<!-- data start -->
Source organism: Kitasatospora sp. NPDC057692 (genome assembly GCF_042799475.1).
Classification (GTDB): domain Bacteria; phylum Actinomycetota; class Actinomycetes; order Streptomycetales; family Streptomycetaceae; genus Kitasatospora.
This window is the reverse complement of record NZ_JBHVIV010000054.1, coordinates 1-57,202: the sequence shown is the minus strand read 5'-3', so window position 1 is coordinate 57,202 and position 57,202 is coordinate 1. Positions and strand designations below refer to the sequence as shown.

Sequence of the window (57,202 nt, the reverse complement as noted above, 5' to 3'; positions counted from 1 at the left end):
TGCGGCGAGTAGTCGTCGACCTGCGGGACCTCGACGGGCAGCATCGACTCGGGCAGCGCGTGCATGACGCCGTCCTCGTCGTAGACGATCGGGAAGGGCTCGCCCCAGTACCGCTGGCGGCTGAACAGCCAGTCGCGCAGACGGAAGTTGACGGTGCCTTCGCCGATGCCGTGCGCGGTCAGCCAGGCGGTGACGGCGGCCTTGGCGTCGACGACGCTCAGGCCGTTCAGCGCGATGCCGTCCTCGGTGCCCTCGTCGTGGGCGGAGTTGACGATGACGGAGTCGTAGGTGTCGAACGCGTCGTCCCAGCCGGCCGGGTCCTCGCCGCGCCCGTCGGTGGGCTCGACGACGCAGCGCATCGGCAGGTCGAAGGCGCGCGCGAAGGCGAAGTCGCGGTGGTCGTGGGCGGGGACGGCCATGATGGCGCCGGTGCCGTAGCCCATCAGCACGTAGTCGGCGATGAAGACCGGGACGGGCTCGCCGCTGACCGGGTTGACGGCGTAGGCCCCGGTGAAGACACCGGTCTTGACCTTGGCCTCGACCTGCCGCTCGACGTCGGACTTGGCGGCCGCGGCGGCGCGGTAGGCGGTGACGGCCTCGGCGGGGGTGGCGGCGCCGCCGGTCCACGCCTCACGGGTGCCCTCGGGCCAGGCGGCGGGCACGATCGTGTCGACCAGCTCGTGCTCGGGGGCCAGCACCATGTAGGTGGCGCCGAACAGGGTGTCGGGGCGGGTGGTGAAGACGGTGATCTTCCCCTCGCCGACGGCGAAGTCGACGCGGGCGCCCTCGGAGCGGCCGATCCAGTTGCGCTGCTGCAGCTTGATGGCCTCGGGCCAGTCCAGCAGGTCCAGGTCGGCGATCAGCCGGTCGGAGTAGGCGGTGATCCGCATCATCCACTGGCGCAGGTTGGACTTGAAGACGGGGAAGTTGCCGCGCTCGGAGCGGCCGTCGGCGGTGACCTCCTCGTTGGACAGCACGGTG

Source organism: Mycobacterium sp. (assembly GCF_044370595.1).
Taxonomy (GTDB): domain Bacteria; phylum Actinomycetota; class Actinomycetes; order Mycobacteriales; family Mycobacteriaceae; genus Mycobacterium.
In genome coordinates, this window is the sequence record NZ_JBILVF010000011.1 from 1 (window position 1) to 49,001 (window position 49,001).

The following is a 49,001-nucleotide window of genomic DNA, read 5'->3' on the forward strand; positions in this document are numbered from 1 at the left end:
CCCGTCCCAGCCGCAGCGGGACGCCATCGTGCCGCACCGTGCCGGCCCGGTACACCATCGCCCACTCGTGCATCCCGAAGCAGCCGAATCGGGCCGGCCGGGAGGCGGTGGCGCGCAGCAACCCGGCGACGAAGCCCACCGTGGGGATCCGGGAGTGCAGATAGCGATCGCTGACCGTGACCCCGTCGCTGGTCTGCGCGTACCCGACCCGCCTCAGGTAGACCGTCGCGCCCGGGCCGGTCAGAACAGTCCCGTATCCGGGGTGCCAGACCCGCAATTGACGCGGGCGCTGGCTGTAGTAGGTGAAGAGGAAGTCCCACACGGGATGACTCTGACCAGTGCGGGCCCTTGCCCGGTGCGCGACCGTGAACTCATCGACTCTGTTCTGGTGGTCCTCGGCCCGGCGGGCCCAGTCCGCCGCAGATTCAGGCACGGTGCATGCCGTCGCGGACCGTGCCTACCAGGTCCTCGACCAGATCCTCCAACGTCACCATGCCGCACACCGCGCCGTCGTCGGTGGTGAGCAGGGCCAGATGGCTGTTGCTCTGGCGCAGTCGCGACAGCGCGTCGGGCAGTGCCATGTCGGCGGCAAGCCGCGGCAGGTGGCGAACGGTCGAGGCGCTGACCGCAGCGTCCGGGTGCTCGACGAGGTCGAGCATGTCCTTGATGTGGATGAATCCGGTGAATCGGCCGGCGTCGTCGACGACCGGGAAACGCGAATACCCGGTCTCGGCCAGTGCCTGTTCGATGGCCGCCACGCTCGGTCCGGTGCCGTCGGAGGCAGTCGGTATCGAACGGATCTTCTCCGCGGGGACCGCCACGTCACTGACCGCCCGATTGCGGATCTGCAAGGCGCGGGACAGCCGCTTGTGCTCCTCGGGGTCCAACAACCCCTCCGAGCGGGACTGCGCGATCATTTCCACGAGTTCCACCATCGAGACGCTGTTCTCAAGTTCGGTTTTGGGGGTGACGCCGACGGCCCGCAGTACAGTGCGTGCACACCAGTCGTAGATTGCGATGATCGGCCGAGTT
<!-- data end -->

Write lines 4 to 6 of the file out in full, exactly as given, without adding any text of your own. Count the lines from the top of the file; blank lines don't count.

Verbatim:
Sequence of the window (57,202 nt, the reverse complement as noted above, 5' to 3'; positions counted from 1 at the left end):
TGCGGCGAGTAGTCGTCGACCTGCGGGACCTCGACGGGCAGCATCGACTCGGGCAGCGCGTGCATGACGCCGTCCTCGTCGTAGACGATCGGGAAGGGCTCGCCCCAGTACCGCTGGCGGCTGAACAGCCAGTCGCGCAGACGGAAGTTGACGGTGCCTTCGCCGATGCCGTGCGCGGTCAGCCAGGCGGTGACGGCGGCCTTGGCGTCGACGACGCTCAGGCCGTTCAGCGCGATGCCGTCCTCGGTGCCCTCGTCGTGGGCGGAGTTGACGATGACGGAGTCGTAGGTGTCGAACGCGTCGTCCCAGCCGGCCGGGTCCTCGCCGCGCCCGTCGGTGGGCTCGACGACGCAGCGCATCGGCAGGTCGAAGGCGCGCGCGAAGGCGAAGTCGCGGTGGTCGTGGGCGGGGACGGCCATGATGGCGCCGGTGCCGTAGCCCATCAGCACGTAGTCGGCGATGAAGACCGGGACGGGCTCGCCGCTGACCGGGTTGACGGCGTAGGCCCCGGTGAAGACACCGGTCTTGACCTTGGCCTCGACCTGCCGCTCGACGTCGGACTTGGCGGCCGCGGCGGCGCGGTAGGCGGTGACGGCCTCGGCGGGGGTGGCGGCGCCGCCGGTCCACGCCTCACGGGTGCCCTCGGGCCAGGCGGCGGGCACGATCGTGTCGACCAGCTCGTGCTCGGGGGCCAGCACCATGTAGGTGGCGCCGAACAGGGTGTCGGGGCGGGTGGTGAAGACGGTGATCTTCCCCTCGCCGACGGCGAAGTCGACGCGGGCGCCCTCGGAGCGGCCGATCCAGTTGCGCTGCTGCAGCTTGATGGCCTCGGGCCAGTCCAGCAGGTCCAGGTCGGCGATCAGCCGGTCGGAGTAGGCGGTGATCCGCATCATCCACTGGCGCAGGTTGGACTTGAAGACGGGGAAGTTGCCGCGCTCGGAGCGGCCGTCGGCGGTGACCTCCTCGTTGGACAGCACGGTG

Source organism: Mycobacterium sp. (assembly GCF_044370595.1).